Why are mathematician so interested to find theory for solving partial differential equations but not for integral equation?

Why are mathematician so interested to find theory for solving partial differential equations (for example Navier-Stokes equation) but not for integral equations?


Integral equations are often harder to solve by nature.. Every differential equation can be recast as an integral equation (or iterated integral equation) but the converse does not hold. Unfortunately, techniques for solving integral equations are somewhat few and far between with no real overarching paradigm. I am aware of texts (e.g. Handbook of Integral Equations) that attempt such things but the approaches are much less clean, much more restrictive and often on a case-by-case basis. Really the issue is kernels can be as wild as we want them and for that reason, integral equations can be very difficult to deal with. The Fourier transform and similar integral transforms are nice because their kernels have some very desirable properties but once you leave the realm of linear or multiplicative kernels, quite frankly, all hell breaks loose.

I should add that this lack of a cohesive paradigm for analyzing integral transforms and equations has attracted my interest and I’ve done quite a bit of study on them for research purposes.


For example, how would you go about finding solutions to

\lambda f(t) = \int_0^{\infty} e^{-st}f(s)ds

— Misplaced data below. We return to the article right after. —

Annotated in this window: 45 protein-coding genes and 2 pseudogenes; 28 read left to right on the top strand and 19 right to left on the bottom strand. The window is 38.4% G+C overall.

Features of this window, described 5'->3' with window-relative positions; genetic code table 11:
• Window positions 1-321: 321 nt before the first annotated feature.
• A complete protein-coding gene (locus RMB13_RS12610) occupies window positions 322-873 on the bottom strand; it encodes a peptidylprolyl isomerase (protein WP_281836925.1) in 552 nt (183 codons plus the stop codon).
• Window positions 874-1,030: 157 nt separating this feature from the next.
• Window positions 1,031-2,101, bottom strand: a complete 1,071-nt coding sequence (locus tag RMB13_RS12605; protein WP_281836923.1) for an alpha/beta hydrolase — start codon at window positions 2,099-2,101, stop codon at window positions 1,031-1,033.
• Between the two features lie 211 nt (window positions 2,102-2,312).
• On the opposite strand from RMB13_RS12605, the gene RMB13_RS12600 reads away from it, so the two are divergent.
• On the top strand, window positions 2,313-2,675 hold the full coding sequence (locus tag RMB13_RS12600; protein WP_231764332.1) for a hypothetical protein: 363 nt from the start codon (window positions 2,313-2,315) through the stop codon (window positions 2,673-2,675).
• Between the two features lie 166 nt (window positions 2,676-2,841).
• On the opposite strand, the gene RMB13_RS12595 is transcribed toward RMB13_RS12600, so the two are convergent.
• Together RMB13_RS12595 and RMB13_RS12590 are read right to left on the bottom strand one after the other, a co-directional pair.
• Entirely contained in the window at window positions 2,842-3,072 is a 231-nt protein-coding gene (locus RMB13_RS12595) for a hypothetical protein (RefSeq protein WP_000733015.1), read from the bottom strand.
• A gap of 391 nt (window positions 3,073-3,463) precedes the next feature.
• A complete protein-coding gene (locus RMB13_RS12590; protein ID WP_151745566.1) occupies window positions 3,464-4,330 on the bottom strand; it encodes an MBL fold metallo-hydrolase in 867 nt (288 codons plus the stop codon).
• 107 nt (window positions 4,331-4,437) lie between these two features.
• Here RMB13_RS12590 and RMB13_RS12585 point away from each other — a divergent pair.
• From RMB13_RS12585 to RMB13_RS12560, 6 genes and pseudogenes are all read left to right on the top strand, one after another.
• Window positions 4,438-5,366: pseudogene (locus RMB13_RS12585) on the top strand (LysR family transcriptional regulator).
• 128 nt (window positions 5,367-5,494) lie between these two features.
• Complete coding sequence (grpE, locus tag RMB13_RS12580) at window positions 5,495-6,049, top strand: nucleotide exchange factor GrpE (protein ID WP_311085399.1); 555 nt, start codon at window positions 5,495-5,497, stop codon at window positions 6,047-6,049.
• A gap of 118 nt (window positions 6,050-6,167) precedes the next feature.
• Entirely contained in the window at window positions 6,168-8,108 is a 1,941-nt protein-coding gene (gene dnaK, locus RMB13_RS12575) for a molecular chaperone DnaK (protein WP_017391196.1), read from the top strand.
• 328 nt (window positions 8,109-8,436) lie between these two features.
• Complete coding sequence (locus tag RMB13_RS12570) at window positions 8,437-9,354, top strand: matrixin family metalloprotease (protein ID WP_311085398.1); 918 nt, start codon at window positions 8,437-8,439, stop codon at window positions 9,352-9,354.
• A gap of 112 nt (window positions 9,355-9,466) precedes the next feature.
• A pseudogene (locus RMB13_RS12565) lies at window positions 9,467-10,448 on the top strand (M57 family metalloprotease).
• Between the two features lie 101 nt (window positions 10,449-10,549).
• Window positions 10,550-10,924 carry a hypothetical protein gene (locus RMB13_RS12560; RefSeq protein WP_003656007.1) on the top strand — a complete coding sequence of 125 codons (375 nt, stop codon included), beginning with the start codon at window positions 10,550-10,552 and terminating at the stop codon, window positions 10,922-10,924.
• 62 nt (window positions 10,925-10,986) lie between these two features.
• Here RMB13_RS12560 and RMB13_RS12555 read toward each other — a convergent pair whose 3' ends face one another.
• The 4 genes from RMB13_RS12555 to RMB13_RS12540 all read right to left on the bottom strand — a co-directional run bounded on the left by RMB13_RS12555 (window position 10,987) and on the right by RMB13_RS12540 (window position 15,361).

in a straightforward manner? You would first need to examine which values of \lambda are even eigenvalues (somehow!) and then find solutions from there. One solution (and the only one I am aware of) is f(t) = \frac{1}{\sqrt{t}}.

With differential equations, we have the full brunt of Sturm-Liouville theory at our disposal but this in no way can apply to integral transforms. Sturm-Liouville operators are compact (if I recall correctly) and there is quite a bit of nice theory about compact operators on Hilbert space. However general integral operators are not necessarily compact so we can’t use the machinery from compact operators. An example that is not is the Fourier transform (and a broader class of integral operators I am working on). The nature of your integral equation is extremely dependent upon the nature of your kernel and boundary conditions and there is no one technique that works for the broad spectrum (hah) of integral equations since the operators are of extremely different forms. It would be like trying to use compactness arguments to sets that aren’t compact! Hell, one of the more popular results (well, amongst those of us who study integral equations anyway..) is Schur’s test but even that only works under very restrictive conditions. The moral of the story is that integral operators have extremely varying behavior so there can’t be an overarching theory that gives meaningful results for the whole class of integral equations. I hope this answers your question.

Source : Link , Question Author : Victor , Answer Author : Cameron Williams

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